5.
Cell ; 174(4): 938-952.e13, 2018 Aug 09.
Artigo em Inglês | MEDLINE | ID: mdl-30096313

RESUMO

Antibodies are promising post-exposure therapies against emerging viruses, but which antibody features and in vitro assays best forecast protection are unclear. Our international consortium systematically evaluated antibodies against Ebola virus (EBOV) using multidisciplinary assays. For each antibody, we evaluated epitopes recognized on the viral surface glycoprotein (GP) and secreted glycoprotein (sGP), readouts of multiple neutralization assays, fraction of virions left un-neutralized, glycan structures, phagocytic and natural killer cell functions elicited, and in vivo protection in a mouse challenge model. Neutralization and induction of multiple immune effector functions (IEFs) correlated most strongly with protection. Neutralization predominantly occurred via epitopes maintained on endosomally cleaved GP, whereas maximal IEF mapped to epitopes farthest from the viral membrane. Unexpectedly, sGP cross-reactivity did not significantly influence in vivo protection. This comprehensive dataset provides a rubric to evaluate novel antibodies and vaccine responses and a roadmap for therapeutic development for EBOV and related viruses.

6.
Cell Host Microbe ; 22(6): 817-829.e8, 2017 Dec 13.
Artigo em Inglês | MEDLINE | ID: mdl-29154144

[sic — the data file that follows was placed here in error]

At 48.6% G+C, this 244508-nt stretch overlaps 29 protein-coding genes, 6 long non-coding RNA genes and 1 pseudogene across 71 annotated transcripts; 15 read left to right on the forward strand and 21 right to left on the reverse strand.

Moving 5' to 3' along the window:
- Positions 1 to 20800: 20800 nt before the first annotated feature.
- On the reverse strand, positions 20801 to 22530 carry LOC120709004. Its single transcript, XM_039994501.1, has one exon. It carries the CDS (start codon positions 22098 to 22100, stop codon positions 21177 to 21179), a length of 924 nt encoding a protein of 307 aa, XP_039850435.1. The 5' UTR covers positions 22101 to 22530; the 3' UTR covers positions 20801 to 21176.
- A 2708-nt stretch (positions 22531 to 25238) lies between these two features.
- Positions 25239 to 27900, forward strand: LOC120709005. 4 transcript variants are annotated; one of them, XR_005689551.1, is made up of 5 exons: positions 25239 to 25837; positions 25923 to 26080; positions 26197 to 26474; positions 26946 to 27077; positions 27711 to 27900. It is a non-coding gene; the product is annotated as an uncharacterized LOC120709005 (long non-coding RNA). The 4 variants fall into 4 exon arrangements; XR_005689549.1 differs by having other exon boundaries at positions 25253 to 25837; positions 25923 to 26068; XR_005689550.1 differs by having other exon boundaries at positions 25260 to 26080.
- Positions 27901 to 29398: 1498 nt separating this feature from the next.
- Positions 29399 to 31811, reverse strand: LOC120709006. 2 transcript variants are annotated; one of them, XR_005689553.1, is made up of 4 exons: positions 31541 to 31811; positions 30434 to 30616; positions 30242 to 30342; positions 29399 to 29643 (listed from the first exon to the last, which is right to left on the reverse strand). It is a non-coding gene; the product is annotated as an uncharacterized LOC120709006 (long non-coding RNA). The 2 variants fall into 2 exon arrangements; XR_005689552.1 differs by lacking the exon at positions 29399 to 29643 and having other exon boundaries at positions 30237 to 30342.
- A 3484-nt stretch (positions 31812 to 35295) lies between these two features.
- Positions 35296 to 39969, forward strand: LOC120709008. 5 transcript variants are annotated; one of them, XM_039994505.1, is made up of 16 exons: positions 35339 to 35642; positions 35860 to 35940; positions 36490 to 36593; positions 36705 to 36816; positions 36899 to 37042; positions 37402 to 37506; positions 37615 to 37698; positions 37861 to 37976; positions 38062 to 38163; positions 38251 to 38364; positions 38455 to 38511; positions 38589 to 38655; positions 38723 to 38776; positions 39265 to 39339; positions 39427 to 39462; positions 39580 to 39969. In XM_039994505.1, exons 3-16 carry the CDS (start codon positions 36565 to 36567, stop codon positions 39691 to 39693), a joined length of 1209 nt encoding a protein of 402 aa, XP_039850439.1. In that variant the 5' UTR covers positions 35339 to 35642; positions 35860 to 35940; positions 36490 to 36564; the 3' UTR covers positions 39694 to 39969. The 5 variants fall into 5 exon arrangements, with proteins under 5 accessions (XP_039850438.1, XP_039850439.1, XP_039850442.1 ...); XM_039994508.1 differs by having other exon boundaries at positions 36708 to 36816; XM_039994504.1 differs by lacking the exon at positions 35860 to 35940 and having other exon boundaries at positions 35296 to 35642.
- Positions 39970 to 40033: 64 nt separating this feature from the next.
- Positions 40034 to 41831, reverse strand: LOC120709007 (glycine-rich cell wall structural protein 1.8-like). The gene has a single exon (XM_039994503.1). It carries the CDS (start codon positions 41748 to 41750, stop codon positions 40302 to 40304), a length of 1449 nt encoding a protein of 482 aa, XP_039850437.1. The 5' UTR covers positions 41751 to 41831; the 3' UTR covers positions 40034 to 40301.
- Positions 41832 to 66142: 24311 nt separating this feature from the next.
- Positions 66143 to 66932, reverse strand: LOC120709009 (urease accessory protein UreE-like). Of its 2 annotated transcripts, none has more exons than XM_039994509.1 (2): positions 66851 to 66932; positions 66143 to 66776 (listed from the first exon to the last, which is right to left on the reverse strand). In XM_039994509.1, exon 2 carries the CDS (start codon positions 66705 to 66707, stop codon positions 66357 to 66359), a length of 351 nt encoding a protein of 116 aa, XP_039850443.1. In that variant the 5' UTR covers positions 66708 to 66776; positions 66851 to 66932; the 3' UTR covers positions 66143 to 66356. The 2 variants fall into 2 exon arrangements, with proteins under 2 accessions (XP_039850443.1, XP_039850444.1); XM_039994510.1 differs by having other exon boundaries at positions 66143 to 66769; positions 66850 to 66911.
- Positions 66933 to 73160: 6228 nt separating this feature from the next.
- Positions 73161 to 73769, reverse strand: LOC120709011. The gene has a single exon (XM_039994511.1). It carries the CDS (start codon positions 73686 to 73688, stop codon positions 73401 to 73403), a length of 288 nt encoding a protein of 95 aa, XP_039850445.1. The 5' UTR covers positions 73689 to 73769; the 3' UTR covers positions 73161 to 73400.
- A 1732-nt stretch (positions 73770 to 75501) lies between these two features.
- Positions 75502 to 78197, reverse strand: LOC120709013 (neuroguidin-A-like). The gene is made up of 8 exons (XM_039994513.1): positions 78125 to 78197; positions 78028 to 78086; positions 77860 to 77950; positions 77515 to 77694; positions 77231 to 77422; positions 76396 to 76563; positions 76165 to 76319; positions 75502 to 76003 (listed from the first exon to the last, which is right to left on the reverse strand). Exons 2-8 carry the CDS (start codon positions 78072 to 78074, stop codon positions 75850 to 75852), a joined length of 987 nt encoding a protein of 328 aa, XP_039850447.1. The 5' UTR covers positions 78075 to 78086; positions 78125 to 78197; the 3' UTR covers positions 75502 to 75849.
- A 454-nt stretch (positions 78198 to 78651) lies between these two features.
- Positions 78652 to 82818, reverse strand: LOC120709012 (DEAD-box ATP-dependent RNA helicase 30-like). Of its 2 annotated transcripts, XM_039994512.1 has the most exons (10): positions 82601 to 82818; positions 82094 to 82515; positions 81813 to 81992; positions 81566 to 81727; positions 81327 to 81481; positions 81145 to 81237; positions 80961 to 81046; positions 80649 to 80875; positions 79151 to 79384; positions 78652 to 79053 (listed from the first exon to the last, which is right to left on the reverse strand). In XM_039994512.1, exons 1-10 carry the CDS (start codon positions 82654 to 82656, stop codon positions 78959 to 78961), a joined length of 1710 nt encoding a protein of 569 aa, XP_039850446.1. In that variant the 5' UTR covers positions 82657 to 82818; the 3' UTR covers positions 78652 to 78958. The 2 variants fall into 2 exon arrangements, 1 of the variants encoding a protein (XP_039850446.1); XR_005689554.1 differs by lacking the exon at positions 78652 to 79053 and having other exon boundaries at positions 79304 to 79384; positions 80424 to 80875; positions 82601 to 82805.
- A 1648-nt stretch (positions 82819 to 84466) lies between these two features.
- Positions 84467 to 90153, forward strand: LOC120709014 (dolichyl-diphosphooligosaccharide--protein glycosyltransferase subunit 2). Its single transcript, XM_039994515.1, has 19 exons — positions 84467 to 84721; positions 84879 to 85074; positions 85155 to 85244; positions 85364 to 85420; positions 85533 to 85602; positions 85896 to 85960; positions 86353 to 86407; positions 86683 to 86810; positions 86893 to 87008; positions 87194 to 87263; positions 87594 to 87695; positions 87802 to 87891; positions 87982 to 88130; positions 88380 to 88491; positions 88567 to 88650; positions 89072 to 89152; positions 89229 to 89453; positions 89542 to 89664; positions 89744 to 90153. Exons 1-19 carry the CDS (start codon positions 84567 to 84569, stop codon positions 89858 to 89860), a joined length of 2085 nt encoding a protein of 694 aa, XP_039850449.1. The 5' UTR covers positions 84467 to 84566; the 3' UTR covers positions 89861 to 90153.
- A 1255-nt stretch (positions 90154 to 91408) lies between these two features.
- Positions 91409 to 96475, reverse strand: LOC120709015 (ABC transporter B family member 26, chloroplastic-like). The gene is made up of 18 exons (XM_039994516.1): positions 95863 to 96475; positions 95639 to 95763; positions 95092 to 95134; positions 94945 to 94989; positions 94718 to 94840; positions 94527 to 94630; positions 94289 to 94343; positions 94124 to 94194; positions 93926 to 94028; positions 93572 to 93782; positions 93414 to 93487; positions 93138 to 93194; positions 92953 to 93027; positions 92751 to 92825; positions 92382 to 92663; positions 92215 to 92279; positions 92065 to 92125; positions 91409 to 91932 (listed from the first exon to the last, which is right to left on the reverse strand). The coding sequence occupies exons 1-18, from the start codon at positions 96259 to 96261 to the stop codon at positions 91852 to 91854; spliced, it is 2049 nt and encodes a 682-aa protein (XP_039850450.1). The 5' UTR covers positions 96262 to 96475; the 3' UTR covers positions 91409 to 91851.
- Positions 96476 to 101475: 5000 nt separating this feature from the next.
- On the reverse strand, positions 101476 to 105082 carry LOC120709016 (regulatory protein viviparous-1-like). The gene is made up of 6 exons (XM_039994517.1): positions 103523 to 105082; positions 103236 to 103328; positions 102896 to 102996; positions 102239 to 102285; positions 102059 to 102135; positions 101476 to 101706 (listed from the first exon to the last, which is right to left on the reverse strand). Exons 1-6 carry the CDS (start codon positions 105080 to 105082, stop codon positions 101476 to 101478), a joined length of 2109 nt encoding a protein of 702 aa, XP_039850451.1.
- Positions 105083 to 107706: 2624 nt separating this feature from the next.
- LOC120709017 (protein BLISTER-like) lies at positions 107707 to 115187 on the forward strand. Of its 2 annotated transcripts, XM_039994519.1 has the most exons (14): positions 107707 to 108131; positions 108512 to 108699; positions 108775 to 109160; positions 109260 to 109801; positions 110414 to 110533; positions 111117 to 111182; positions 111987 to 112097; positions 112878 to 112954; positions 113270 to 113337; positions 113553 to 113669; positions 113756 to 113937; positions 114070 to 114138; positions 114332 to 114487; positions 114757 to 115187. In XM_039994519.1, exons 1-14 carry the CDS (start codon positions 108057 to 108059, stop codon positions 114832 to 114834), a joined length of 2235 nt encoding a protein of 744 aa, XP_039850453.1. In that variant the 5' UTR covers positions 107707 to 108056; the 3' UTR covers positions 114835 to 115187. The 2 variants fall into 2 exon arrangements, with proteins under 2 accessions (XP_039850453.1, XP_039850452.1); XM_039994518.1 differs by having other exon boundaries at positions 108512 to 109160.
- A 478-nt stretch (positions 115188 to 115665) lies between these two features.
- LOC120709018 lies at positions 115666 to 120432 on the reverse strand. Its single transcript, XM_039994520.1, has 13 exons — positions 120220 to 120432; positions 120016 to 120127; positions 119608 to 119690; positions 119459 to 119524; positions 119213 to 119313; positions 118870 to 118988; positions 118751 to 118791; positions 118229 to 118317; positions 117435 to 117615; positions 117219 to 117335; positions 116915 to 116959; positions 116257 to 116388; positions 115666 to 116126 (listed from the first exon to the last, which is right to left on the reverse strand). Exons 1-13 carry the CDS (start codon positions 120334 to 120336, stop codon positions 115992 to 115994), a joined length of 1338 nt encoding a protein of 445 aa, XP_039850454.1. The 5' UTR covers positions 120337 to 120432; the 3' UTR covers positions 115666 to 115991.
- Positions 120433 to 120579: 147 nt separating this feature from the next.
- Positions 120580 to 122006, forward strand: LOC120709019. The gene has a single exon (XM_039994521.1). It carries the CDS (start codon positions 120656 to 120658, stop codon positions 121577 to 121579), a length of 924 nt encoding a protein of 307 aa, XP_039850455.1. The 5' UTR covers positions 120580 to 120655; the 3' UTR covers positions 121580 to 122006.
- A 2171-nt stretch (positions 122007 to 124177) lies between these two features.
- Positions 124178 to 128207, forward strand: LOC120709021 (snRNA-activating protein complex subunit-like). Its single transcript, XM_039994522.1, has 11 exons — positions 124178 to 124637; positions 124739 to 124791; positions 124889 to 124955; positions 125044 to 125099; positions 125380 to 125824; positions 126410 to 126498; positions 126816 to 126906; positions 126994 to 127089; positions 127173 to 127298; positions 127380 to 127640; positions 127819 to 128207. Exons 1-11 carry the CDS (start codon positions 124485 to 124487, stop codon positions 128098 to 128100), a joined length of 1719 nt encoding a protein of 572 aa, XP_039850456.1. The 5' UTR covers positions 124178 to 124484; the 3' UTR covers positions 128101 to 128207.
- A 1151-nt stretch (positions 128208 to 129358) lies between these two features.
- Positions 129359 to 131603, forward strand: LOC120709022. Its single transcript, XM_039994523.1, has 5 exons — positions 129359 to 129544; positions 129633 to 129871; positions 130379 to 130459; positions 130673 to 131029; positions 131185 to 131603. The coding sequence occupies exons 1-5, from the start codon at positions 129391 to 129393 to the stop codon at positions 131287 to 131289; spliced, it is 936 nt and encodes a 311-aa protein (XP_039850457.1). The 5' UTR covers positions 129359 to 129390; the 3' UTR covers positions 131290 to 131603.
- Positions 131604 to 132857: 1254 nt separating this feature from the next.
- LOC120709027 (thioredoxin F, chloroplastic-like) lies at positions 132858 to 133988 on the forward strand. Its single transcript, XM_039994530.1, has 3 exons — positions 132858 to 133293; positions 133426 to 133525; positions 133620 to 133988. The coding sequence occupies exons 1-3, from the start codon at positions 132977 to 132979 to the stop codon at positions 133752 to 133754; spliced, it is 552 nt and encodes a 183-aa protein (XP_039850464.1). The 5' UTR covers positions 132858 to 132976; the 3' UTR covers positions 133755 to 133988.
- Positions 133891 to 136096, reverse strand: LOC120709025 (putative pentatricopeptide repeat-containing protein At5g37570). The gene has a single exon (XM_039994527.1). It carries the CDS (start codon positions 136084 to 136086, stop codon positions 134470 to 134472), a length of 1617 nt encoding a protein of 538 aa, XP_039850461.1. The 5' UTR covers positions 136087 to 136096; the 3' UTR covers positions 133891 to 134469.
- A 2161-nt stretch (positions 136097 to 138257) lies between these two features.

RESUMO

The pathogenesis of human Ebola virus disease (EVD) is complex. EVD is characterized by high levels of virus replication and dissemination, dysregulated immune responses, extensive virus- and host-mediated tissue damage, and disordered coagulation. To clarify how host responses contribute to EVD pathophysiology, we performed multi-platform 'omics analysis of peripheral blood mononuclear cells and plasma from EVD patients. Our results indicate that EVD molecular signatures overlap with those of sepsis, imply that pancreatic enzymes contribute to tissue damage in fatal EVD, and suggest that Ebola virus infection may induce aberrant neutrophils whose activity could explain hallmarks of fatal EVD. Moreover, integrated biomarker prediction identified putative biomarkers from different data platforms that differentiated survivors and fatalities early after infection. This work reveals insight into EVD pathogenesis, suggests an effective approach for biomarker identification, and provides an important community resource for further analysis of human EVD severity.


Assuntos
Proteínas Sanguíneas/análise , Perfilação da Expressão Gênica , Doença pelo Vírus Ebola/patologia , Doença pelo Vírus Ebola/fisiopatologia , Interações Hospedeiro-Patógeno , Proteoma/análise , Humanos , Leucócitos Mononucleares/química , Plasma/química
7.